In July 1999, while in New York for my brother’s wedding, my aunt & I stopped to shop in the World Trade Center. She pushed for the $20 elevator ride to the top, but I balked.

“I’m scared of heights,” I admitted. “I mean, it’s not like I think I’m going to fall off the building if we go up there, but I’d be too terrified to enjoy it.”

“Once you’ve had brain surgery,” she replied, referring to a tumor she’d had removed a few years earlier, “nothing scares you.”

As I stared at the Twin Towers, I hoped she’d never endure nothing more frightening than that growth in her brain. Sadly, that wasn’t the case, as her health problems dwindled in comparison to events the following May. Her son, my cousin, went missing, and has never been found. He is presumed to have been murdered.

And of course, just two years later, those buildings we shopped under and gazed upon collapsed under the force and heat of two jet airplanes that had deliberately been flown at horrific speed straight into them.

I don’t live in fear of events like those on a daily basis, although clearly they can and do happen, but living without the awareness and respect for what life can bring you on any scale seems foolhardy.

Is fear holding you back is a legitimate question, but one that should be coupled with, is that fear a safety measure or a roadblock? If you aren’t pursuing your dreams because the risk greatly outweighs the reward, then consider the fear a gift. Not all dreams are golden opportunities waiting for you to have the courage to make them come true. Some are escapist fantasies with little basis in reality.

cat-320536_640-pixabay

Now what?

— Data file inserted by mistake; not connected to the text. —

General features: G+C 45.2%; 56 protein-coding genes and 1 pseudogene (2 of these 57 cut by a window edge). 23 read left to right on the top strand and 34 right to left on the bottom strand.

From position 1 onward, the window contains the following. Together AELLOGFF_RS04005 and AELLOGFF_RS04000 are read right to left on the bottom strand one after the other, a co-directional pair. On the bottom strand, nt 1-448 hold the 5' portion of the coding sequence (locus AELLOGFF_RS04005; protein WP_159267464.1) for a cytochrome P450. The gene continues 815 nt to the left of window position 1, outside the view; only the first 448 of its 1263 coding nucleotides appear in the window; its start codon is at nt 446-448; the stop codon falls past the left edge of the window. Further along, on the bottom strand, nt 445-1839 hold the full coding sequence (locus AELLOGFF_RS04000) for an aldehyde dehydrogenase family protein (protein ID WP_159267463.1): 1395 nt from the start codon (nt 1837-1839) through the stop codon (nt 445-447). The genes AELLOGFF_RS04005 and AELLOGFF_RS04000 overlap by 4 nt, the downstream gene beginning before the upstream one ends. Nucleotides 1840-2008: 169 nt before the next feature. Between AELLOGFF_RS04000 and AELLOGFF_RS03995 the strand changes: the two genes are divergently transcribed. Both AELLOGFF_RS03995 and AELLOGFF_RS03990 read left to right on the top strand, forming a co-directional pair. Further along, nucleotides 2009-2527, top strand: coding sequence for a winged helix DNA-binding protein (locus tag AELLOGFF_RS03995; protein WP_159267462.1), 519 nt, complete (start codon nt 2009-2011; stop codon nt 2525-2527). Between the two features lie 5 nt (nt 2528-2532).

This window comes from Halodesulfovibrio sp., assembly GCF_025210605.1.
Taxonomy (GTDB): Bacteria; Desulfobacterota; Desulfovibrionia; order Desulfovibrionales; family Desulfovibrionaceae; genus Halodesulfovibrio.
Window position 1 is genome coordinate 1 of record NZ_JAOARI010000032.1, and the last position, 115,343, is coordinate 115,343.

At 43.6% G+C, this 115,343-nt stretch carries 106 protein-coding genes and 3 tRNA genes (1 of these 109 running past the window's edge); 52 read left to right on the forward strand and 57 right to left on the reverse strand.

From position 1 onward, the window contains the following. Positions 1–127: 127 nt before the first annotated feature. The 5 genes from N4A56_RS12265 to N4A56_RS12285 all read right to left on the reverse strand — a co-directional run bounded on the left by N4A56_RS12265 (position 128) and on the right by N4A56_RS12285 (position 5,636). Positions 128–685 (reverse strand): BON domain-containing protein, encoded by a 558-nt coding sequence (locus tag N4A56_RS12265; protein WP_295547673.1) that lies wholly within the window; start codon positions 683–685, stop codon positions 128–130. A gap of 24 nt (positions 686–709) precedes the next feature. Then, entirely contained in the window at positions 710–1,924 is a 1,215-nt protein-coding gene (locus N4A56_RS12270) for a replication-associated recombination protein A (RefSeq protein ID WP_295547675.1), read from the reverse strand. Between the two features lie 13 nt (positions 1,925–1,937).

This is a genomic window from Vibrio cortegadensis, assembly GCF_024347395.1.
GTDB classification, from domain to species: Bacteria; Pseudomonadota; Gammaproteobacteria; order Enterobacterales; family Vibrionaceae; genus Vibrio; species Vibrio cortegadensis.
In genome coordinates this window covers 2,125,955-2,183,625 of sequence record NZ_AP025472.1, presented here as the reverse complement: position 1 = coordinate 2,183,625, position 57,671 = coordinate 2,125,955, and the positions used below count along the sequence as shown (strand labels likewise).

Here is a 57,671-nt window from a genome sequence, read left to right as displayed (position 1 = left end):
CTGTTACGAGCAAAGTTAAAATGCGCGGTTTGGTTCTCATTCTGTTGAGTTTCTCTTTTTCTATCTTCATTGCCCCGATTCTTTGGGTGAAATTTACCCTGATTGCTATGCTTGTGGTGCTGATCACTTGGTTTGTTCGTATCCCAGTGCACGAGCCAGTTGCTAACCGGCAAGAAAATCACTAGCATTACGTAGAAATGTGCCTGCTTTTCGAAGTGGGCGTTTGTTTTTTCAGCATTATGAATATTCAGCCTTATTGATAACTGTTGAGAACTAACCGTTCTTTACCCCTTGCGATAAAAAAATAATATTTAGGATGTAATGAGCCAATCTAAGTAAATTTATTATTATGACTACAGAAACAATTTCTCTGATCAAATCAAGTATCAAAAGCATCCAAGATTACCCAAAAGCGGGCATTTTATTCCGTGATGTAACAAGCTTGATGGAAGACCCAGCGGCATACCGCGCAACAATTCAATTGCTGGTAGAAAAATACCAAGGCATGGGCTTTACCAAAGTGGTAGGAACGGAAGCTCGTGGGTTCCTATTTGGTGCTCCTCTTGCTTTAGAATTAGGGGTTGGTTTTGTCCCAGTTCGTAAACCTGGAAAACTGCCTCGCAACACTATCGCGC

At different points in our life, when our responsibilities shift and change, we have a greater or lesser tolerance for risk. Some of us, quite frankly, aren’t good at “jumping off cliffs.” There needs to be some stability in our decisions or we fall apart before the outcome of our decision is determined.

Others thrive on risk, the fear is a motivator, a fuel that sends them from one adventure to another.

We all land somewhere on a tolerance spectrum of risk vs. reward, and as appealing as the phrase “let go of your fears” may be, not all of us should do just that. Our fears can be our friend, not because they rule us, but because they guide us.

Respect yourself, respect your fears, but respect the proper opportunities before they go by, as well. Life is a balancing act.


Photos courtesy Pixabay

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4 Comments on “On the Balance, Fear is an Equal Weight

  1. I believe strongly in how words make me feel. The word “fear” holds a very contracted energy for me. Fear sets up roadblocks and isn’t really rational. I think “caution” is a far word to consider. Fear is something I want to overcome. Caution is the guide that can be helpful – it usually comes with experience. Nice, thought-provoking post, as usual, Belinda. 🙂

    Liked by 3 people

    • I hear what you’re saying. and I think our life experiences affects how we experience certain words. To me, fear can be reasonable or irrational, and I think what I consider to be “reasonable fear” you might call “caution.” Thank you for understanding what I was trying to say.

      Liked by 1 person

  2. Thanks for reading my blog and so thought I’d swing by yours – and what a treat. Thoughtful, measured and balanced. I especially liked “as appealing as the phrase “let go of your fears” may be, not all of us should do just that” – Not all of us should do just that is the key for me as often people will “jump” at a decision and it’s not the right time or place. So good to be reminded of that. So thanks and I’ll be back :0)

    Liked by 2 people

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